2006 restored car back on its track
Ever since the lift had opened only basic stations were provided at the top and at the bottom of the cliffs. During a major refurbishment program in 1959, it was decided to construct proper stations with covered waiting facilities, including seating and lift call buttons. During the refurbishment the car was sent away and a new one was constructed. Further work during the 1959 refurbishment included replacing the old resistance control gear with one built specially by Ward Lennard. The power to the counter balanced carriage was supplied by a 25hp 160 volt DC motor which itself was supplied by an A.C three phase and single phase generator to the main drive which is released electro-magnetically. The cliff lift remained popular and well used for the next thirty years, then in 1990 with the cliff lift reaching 78 years old, another in-depth restoration began. This saw the car again being rebuilt (for the third time) with the most notable change being to the layout of the doors. The original car was built in 1912, with the first replacement in 1930, and a second replacement in 1959, all these cars had entry/exit doors to the front & rear, the 1990 replacement kept the rear door but had the front door moved to the right hand side, this reduced capacity to 18, but, allowed modifications to the seafront station, apart form these mods, externally the car is more or less aesthetically the same as the original car from 1912.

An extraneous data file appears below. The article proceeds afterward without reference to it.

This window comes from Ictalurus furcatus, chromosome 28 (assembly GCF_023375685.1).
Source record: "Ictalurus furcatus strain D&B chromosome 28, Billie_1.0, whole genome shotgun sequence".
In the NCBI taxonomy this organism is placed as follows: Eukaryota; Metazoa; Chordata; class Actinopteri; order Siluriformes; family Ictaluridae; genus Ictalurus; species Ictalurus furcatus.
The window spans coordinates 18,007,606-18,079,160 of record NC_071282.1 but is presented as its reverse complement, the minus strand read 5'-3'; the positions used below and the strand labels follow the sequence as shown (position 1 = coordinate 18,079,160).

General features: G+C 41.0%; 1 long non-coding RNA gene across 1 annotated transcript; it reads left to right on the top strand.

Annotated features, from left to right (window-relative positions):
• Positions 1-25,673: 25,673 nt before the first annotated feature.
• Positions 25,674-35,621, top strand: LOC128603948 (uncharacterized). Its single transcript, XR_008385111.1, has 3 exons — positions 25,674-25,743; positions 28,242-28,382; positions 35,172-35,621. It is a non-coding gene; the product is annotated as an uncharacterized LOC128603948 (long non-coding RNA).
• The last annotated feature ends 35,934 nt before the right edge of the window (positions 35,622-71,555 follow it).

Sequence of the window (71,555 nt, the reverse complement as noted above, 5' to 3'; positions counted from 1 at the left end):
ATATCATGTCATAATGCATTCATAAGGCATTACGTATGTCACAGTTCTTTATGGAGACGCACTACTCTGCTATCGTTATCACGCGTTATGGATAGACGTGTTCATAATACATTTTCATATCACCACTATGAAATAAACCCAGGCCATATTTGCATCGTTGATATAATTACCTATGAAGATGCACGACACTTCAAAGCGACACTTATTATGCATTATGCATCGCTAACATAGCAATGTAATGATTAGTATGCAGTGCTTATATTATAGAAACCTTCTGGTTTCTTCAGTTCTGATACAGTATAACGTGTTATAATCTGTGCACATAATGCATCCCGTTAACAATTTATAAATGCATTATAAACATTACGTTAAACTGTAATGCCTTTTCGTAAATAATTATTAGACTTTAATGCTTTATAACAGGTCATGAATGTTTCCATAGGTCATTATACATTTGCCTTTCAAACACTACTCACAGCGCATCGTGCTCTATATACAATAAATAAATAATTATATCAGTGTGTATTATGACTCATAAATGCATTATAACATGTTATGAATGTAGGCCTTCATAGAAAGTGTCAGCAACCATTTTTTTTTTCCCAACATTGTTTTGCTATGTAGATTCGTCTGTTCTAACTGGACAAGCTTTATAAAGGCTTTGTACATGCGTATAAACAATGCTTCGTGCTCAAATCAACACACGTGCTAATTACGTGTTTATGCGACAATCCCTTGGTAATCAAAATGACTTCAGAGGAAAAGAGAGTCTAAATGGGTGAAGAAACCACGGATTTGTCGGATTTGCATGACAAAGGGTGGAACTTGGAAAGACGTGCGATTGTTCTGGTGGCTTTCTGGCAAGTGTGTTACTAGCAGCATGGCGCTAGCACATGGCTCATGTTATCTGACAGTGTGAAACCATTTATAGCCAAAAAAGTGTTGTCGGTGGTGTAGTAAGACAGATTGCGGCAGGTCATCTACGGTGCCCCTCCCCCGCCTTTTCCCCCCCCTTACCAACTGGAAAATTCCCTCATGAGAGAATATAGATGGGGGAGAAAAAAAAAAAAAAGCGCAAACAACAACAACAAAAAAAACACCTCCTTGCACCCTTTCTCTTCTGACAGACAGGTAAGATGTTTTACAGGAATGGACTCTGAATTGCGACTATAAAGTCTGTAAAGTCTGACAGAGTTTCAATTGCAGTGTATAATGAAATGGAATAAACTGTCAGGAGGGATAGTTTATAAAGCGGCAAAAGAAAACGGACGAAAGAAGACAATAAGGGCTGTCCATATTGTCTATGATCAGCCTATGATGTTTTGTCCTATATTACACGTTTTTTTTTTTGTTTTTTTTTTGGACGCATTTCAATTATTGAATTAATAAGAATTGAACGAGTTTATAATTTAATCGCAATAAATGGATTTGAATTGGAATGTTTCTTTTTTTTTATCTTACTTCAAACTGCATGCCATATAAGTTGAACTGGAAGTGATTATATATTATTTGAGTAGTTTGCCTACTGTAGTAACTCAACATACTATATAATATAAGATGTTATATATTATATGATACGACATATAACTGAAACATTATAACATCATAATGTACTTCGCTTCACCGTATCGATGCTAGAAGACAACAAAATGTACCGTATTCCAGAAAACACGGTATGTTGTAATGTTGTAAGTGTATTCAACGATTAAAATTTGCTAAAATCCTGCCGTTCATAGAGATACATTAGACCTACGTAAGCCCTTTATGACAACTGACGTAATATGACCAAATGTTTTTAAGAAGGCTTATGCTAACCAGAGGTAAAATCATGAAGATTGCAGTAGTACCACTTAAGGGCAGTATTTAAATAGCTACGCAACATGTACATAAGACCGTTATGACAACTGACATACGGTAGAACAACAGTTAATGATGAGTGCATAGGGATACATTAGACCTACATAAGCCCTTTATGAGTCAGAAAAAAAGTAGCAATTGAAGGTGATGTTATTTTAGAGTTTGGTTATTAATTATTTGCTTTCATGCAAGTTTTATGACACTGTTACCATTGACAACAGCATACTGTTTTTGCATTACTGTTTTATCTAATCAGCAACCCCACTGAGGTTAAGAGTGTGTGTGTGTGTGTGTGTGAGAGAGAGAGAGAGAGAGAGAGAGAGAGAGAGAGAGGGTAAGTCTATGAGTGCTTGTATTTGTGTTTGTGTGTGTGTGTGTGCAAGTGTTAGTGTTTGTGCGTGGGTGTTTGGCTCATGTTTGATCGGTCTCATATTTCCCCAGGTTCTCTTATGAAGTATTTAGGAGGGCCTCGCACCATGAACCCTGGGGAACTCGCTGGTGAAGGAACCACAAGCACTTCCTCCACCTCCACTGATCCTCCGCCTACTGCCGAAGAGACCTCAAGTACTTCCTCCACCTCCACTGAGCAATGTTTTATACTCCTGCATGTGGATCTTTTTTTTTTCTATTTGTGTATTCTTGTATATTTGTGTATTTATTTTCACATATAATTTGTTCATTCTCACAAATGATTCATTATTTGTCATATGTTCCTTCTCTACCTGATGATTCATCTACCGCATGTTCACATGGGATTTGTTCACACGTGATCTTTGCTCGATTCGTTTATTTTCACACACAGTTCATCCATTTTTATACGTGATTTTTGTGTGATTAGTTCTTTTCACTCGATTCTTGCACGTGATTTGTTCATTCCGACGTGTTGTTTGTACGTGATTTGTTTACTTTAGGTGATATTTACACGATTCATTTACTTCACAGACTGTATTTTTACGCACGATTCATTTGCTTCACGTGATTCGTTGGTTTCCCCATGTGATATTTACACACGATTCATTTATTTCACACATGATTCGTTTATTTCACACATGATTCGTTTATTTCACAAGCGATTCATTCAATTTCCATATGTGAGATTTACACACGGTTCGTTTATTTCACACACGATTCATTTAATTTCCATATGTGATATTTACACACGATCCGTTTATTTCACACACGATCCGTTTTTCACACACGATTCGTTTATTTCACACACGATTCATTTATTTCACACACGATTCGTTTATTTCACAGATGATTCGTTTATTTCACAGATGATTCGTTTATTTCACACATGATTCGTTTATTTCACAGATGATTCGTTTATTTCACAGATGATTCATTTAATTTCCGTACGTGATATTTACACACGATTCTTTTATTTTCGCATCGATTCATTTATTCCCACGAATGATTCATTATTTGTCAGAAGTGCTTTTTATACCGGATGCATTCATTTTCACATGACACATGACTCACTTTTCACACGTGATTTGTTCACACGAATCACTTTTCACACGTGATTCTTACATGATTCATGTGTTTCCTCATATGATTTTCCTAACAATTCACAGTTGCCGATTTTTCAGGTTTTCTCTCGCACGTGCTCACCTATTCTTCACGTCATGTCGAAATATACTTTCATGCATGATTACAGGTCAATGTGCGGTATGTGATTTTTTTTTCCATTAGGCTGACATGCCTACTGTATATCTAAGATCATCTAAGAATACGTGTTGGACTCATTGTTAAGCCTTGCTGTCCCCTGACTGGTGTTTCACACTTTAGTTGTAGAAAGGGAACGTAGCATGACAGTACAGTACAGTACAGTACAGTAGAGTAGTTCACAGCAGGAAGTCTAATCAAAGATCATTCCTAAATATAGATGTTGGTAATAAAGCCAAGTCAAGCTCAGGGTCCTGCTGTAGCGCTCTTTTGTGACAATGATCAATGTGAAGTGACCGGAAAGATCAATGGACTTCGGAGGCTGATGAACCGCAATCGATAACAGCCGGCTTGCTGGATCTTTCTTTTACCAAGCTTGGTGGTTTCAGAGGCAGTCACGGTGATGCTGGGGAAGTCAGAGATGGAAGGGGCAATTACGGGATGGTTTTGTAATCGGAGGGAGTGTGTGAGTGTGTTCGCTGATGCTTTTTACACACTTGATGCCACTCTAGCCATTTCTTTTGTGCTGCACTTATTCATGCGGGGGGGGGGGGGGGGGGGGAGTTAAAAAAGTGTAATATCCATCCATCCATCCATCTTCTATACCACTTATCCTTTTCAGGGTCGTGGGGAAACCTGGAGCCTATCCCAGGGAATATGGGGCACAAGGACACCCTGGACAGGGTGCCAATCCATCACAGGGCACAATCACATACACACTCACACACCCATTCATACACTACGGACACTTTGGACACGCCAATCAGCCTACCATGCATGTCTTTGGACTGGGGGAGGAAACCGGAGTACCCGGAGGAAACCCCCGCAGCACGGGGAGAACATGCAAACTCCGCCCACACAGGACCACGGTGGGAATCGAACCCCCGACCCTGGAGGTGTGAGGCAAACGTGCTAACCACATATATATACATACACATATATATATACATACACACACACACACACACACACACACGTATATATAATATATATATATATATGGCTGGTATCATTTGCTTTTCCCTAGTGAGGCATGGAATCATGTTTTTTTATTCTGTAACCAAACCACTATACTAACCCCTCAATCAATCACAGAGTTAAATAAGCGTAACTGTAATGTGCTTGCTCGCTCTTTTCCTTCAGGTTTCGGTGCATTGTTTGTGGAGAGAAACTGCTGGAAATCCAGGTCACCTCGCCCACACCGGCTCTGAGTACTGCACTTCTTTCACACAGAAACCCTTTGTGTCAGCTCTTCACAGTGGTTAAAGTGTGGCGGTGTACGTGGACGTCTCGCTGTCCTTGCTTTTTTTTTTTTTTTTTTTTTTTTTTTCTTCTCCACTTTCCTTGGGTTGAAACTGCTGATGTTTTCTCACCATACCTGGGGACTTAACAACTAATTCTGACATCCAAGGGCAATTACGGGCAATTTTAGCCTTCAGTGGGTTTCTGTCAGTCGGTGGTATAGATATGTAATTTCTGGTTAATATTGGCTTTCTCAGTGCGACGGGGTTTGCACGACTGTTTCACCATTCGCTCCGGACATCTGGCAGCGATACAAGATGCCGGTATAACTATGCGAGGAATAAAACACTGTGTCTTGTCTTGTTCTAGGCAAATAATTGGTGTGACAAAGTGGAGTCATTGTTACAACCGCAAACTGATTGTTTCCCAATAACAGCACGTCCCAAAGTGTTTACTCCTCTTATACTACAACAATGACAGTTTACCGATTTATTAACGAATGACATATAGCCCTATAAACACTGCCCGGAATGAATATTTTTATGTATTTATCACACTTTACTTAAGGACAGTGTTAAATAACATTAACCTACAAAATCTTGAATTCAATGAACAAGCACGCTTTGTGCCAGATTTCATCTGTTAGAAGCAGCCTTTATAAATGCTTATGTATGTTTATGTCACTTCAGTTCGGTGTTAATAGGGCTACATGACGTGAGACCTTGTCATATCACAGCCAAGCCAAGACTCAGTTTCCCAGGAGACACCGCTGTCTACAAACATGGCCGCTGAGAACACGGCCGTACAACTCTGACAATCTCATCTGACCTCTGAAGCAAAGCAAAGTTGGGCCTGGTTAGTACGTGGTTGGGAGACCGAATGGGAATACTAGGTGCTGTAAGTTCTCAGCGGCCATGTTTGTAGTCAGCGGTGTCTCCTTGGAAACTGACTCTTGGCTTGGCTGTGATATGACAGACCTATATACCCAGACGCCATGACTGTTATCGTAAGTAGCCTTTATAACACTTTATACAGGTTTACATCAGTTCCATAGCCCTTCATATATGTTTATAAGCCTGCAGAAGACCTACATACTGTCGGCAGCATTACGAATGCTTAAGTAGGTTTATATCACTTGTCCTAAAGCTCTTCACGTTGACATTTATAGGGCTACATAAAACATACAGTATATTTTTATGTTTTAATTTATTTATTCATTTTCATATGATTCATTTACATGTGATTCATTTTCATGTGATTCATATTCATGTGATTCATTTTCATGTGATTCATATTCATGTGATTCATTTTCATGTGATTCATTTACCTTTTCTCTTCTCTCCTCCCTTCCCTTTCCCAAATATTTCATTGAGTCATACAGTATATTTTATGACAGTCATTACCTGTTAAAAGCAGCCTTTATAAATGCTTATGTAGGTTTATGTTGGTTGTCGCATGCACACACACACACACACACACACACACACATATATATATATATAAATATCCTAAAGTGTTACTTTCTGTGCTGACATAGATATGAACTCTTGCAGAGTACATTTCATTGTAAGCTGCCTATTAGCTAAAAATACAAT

The cliff lift operated well until 1st August 2016 when it broke down a few feet from the upper station, the car operator and three passengers had a 40 minute wait whilst fire fighters rigged a triple extension ladder and safety equipment to rescue the passengers bringing them out one at a time. Afterwards, a team from the Council carefully retrieved the car back to the station, then set about fixing the fault. The cliff lift went back into service but during 2017 it again developed a fault which knocked it out of service for most of the year. With the fault traced and the repairs carried out, it was announced that it would be manned entirely by a team of volunteers. Lift operators are responsible for closing and opening the doors along with operating the car at either station, the decrease in speed as it approaches either station and the final stop is fully automated. Safety systems include, emergency breaking should there be a power failure and a safety device attached to the doors, should they be opened whilst in motion. The volunteers collect fares and issue tickets. The summer of 2018 will be remembered for its long hot summer, on Monday 2nd July 2018 the unthinkable happened…The dry grass alongside the historic cliff lift caught fire, thankfully the fire brigade were very quickly on scene, and were able to douse the flames before it had chance to take hold.